The problem with Abbotsford and other inner suburbs of Melbourne is that residents expect to have at least one car, even though their actual street frontage is narrower than one parking spot is long. Older suburbs were set out before cars and over time we’ve had to endure increasing car ownership to the point of stupidity–much like boiling a frog. Still worth complaining to Council; then Councillors if nothing improves.

    • James says:

      Absolutely correct, Mark, and the problem is creeping further out. Original blocks that may have been 1/4 or 1/3 of an acre out in the suburbs, and housed parents and young adult children with cars, had enough room for them to (mostly) park their cars off the road. Kids could still play kick to kick in street, without leaving dents in the neighbours car.

      Now everyone with an older large block wants to cash in on the subdivide and build 3 units boom. It’s a grab for cash. The result is that there are far to few spaces for off street parking, and the cars then spill out on to the streets. Where I live, 30km East of Melbourne, the street is often clogged with cars on both sides.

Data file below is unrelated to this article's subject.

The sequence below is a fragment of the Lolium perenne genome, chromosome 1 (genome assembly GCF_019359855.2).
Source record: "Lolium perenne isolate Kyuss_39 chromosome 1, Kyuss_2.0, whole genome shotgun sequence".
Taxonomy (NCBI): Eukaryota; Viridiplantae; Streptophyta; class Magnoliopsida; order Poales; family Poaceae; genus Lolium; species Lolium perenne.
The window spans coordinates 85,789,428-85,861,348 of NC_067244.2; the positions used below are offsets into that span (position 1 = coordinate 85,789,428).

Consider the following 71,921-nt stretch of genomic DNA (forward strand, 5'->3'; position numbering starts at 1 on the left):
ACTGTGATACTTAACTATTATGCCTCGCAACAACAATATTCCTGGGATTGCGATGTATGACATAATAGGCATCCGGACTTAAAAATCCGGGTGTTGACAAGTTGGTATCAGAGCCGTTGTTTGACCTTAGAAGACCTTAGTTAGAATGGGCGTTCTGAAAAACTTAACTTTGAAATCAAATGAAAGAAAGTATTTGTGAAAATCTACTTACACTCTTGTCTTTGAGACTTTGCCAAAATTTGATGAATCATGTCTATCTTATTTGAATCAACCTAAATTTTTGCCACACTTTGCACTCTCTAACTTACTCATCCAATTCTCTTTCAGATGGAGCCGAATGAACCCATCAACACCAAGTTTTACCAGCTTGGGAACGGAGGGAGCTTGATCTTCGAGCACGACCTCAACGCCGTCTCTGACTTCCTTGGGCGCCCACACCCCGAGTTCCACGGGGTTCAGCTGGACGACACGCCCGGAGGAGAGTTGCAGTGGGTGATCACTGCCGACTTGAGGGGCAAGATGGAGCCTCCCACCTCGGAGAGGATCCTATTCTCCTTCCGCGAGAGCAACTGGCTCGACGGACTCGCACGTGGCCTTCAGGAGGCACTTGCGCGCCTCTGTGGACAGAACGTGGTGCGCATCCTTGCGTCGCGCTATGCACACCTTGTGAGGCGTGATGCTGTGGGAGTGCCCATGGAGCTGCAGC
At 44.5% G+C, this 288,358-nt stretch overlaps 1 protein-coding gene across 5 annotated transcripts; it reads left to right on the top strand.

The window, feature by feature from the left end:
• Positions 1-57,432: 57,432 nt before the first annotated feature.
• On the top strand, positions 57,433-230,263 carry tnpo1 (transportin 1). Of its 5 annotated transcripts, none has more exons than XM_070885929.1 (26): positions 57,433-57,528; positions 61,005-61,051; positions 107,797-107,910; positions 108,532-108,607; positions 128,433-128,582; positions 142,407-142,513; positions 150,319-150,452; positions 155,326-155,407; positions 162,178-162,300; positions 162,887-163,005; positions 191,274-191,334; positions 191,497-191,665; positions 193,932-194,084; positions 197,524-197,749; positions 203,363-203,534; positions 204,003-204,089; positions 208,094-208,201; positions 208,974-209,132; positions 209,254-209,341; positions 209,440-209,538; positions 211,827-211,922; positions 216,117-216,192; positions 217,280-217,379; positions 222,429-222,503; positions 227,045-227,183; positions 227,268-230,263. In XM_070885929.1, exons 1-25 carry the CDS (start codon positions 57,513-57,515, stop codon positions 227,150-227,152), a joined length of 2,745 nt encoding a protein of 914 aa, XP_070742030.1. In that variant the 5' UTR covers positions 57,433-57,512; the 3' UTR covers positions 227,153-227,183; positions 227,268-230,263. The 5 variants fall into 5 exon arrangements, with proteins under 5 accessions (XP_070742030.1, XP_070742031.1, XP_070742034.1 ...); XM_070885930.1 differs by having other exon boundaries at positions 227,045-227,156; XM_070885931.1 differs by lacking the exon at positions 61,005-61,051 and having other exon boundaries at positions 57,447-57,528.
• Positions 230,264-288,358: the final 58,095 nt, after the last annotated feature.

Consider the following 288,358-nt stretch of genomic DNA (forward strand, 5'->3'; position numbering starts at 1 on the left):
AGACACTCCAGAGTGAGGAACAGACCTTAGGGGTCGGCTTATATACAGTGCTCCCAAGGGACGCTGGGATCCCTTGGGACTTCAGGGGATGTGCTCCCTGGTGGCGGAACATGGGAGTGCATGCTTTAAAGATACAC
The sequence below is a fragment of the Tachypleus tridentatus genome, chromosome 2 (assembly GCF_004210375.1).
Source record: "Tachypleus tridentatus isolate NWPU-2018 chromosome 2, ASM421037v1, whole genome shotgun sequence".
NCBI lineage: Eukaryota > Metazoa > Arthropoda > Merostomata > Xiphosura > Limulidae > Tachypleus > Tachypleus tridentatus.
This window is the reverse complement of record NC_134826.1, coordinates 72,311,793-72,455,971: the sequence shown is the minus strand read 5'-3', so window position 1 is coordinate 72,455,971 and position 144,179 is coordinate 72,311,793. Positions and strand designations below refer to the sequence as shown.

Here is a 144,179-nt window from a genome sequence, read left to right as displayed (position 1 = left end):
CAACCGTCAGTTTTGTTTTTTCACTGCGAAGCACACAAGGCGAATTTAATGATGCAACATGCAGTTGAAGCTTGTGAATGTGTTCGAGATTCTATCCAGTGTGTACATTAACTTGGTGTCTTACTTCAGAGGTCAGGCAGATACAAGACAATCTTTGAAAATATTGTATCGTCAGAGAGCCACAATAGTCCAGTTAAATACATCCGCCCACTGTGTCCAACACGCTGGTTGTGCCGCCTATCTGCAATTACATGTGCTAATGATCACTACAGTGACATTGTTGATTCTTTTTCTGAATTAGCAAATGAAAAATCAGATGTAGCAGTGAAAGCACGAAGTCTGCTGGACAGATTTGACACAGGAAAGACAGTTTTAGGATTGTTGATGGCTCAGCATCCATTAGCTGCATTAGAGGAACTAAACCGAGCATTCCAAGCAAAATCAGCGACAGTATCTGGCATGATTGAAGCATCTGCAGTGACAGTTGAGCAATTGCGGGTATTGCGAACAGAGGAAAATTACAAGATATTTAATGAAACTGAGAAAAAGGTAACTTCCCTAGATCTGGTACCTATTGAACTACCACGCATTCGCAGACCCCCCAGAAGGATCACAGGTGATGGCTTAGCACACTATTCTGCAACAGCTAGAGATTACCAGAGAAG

Ok, we have footpaths, but are not allowed to ride on them legally. Instead we have to dodge the cars.

      I think it should be a council by-law that you must no own more cars than you can park within the bounds of your property. Visitors may obviously park on the street temporarily, and you may be able to apply for a temporary permit if you buy a new car and still need to sell an old one.

      Car ownership could be curtailed.

    • Steven says:

      Singapore has gotten parked cars off the road, and are about to have little trouble rolling out a separated bike network. But the low hanging fruit here, is to simply change the law to let people ride as guests on the footpath.

Leave a Reply